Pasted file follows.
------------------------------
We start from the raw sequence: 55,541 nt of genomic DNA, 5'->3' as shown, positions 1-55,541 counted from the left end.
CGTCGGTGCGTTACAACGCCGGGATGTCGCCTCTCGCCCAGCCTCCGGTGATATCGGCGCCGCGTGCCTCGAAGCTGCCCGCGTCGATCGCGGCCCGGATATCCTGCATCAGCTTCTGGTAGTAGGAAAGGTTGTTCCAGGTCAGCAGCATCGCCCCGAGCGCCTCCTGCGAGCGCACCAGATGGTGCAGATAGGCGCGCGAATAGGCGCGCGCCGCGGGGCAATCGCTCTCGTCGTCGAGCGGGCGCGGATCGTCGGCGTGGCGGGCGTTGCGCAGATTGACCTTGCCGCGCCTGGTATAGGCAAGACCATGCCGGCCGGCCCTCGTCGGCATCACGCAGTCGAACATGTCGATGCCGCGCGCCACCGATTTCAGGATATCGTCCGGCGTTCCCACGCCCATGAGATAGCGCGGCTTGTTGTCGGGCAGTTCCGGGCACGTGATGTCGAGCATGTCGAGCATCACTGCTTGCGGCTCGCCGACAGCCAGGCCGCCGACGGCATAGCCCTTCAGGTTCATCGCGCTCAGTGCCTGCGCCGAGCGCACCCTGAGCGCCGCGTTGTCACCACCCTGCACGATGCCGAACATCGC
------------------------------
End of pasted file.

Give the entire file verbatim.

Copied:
We start from the raw sequence: 55,541 nt of genomic DNA, 5'->3' as shown, positions 1-55,541 counted from the left end.
CGTCGGTGCGTTACAACGCCGGGATGTCGCCTCTCGCCCAGCCTCCGGTGATATCGGCGCCGCGTGCCTCGAAGCTGCCCGCGTCGATCGCGGCCCGGATATCCTGCATCAGCTTCTGGTAGTAGGAAAGGTTGTTCCAGGTCAGCAGCATCGCCCCGAGCGCCTCCTGCGAGCGCACCAGATGGTGCAGATAGGCGCGCGAATAGGCGCGCGCCGCGGGGCAATCGCTCTCGTCGTCGAGCGGGCGCGGATCGTCGGCGTGGCGGGCGTTGCGCAGATTGACCTTGCCGCGCCTGGTATAGGCAAGACCATGCCGGCCGGCCCTCGTCGGCATCACGCAGTCGAACATGTCGATGCCGCGCGCCACCGATTTCAGGATATCGTCCGGCGTTCCCACGCCCATGAGATAGCGCGGCTTGTTGTCGGGCAGTTCCGGGCACGTGATGTCGAGCATGTCGAGCATCACTGCTTGCGGCTCGCCGACAGCCAGGCCGCCGACGGCATAGCCCTTCAGGTTCATCGCGCTCAGTGCCTGCGCCGAGCGCACCCTGAGCGCCGCGTTGTCACCACCCTGCACGATGCCGAACATCGC